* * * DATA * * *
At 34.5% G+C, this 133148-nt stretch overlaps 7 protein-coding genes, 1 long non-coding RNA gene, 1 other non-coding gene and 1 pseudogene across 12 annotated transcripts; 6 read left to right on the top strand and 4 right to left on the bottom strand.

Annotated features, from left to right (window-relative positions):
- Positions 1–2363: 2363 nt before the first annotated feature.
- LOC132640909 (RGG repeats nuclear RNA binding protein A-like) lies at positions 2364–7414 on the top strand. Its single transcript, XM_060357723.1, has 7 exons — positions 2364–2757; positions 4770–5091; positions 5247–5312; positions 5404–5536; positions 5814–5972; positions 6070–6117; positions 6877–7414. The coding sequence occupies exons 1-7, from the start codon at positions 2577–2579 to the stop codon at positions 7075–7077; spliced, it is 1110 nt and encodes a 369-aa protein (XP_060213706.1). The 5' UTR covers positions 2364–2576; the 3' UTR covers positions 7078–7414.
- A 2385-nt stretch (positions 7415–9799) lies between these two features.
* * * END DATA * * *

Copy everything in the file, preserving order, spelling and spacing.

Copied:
At 34.5% G+C, this 133148-nt stretch overlaps 7 protein-coding genes, 1 long non-coding RNA gene, 1 other non-coding gene and 1 pseudogene across 12 annotated transcripts; 6 read left to right on the top strand and 4 right to left on the bottom strand.

Annotated features, from left to right (window-relative positions):
- Positions 1–2363: 2363 nt before the first annotated feature.
- LOC132640909 (RGG repeats nuclear RNA binding protein A-like) lies at positions 2364–7414 on the top strand. Its single transcript, XM_060357723.1, has 7 exons — positions 2364–2757; positions 4770–5091; positions 5247–5312; positions 5404–5536; positions 5814–5972; positions 6070–6117; positions 6877–7414. The coding sequence occupies exons 1-7, from the start codon at positions 2577–2579 to the stop codon at positions 7075–7077; spliced, it is 1110 nt and encodes a 369-aa protein (XP_060213706.1). The 5' UTR covers positions 2364–2576; the 3' UTR covers positions 7078–7414.
- A 2385-nt stretch (positions 7415–9799) lies between these two features.